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A text that applies what researchers and educators have discovered about how, where, and why students learn. The result: science made accessible.
The authors introduce students to the fundamentals of psychology and the latest cutting-edge research through a pedagogical framework designed to keep students engaged, motivated, and learning actively. Pedagogy based on the science of learning encourages time-on-task while facilitating long-term retention. The fourth edition introduces “Psychology: Knowledge You Can Use” boxes. Each of these new features shows students the immediate utility of a main concept discussed in the particular chapter. By applying the science of learning and making connections to students’ everyday lives, Psychological Science, Fourth Edition, addresses how, where, and why students learn.
Michael S. Gazzaniga is the Director of the Sage Center for the study of Mind at the University of California, Santa Barbara. He received his Ph.D. from the California Institute of Technology, where he worked with Roger Sperry, and had primary responsibility for initiating human split-brain research. He has established Centers for Cognitive Neuroscience at Cornell Medical School, the University of California, Davis, and at Dartmouth. He is founder of the Cognitive Neuroscience Institute and founding editor of the Journal of Cognitive Neuroscience. He was a member of the President's Council on Bioethics from 2001–2009. He is a member of the American Academy of Arts and Science, the Institute of Medicine and the National Academy of Sciences.
Todd F. Heatherton (Ph.D., University of Toronto) is the Lincoln Filene Professor in Human Relations in the Department of Psychological and Brain Sciences at Dartmouth College. He teaches introductory psychology every year. His recent research takes a social brain sciences approach, which combines theories and methods of evolutionary psychology, social cognition, and cognitive neuroscience to examine the neural underpinnings of social behavior. He was elected president of the Society of Personality and Social Psychology in 2011 and has served on the executive committees of the Association of Researchers in Personality and the International Society of Self and Identity. He received the Petra Shattuck Award for Teaching Excellence from the Harvard Extension School in 1994, the McLane Fellowship from Dartmouth College in 1997, and the Friedman Family Fellowship from Dartmouth College in 2001. He is a fellow of the American Psychological Association, the Association for Psychological Science, the Society of Experimental Social Psychology, and the Society for Personality and Social Psychology.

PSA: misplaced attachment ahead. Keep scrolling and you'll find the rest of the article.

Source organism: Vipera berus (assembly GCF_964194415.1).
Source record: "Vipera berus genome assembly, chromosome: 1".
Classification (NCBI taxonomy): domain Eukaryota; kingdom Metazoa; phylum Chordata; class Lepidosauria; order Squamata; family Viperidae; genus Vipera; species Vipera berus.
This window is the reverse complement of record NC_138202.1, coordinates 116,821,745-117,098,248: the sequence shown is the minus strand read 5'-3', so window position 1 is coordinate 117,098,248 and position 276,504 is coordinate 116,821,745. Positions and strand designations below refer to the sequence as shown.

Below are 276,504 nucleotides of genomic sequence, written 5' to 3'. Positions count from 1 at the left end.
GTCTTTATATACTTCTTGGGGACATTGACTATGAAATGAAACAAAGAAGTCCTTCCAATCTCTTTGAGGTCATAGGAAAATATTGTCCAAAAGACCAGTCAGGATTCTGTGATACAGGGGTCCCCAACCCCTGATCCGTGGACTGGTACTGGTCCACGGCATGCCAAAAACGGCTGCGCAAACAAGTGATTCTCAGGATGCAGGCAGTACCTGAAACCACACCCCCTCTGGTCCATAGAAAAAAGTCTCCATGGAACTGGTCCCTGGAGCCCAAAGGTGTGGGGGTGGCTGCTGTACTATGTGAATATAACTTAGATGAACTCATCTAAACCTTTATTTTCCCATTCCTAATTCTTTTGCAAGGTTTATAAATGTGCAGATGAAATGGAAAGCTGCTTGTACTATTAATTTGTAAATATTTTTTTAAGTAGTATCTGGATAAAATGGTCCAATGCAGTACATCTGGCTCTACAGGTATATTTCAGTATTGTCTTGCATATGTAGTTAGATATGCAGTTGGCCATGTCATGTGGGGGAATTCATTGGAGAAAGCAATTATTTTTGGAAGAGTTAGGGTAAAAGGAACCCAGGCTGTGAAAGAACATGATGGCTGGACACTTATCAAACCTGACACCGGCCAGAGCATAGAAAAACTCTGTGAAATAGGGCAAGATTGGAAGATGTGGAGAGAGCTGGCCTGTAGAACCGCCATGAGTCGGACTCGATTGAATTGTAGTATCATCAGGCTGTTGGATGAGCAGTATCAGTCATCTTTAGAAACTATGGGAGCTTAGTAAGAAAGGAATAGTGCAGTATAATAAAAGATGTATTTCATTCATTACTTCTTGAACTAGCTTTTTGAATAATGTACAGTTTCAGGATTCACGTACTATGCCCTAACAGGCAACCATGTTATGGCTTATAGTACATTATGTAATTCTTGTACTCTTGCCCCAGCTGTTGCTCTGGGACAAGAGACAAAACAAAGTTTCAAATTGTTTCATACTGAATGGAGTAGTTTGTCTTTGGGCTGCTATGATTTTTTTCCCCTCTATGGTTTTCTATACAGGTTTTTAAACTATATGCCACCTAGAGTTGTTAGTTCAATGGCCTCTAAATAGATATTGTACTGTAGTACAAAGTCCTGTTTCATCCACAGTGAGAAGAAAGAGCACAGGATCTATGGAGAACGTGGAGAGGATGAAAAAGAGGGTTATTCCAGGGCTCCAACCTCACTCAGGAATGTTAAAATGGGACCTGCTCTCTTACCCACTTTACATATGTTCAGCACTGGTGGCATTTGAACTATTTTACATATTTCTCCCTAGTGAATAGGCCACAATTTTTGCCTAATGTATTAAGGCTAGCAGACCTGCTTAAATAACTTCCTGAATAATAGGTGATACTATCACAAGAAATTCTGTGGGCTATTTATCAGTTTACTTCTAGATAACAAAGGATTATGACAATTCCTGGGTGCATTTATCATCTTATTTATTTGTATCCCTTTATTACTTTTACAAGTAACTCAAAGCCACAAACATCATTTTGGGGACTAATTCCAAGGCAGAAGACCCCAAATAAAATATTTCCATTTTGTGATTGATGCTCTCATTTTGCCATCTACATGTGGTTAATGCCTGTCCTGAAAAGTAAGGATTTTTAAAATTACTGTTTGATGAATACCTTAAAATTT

Diane Halpern (Ph.D., University of Cincinnati) is Professor of Psychology at Claremont McKenna College. She has won many awards for her teaching and research, including the 2002 Outstanding Professor Award from the Western Psychological Association, the 1999 American Psychological Foundation Award for Distinguished Teaching, 1996 Distinguished Career Award for Contributions to Education given by the American Psychological Association, the California State University’s State-Wide Outstanding Professor Award. Halpern was president of the American Psychological Association in 2004 and is a past president of the Society for Teaching of Psychology. She is the author of: Thought and Knowledge: An Introduction to Critical Thinking and Sex Differences in Cognitive Abilities. She is currently chairing an APA Taskforce on redesigning undergraduate education in psychology. Her edited book, Undergraduate Education in Psychology: A Blueprint for the Future of the Discipline (APA Books) will be published in 2009.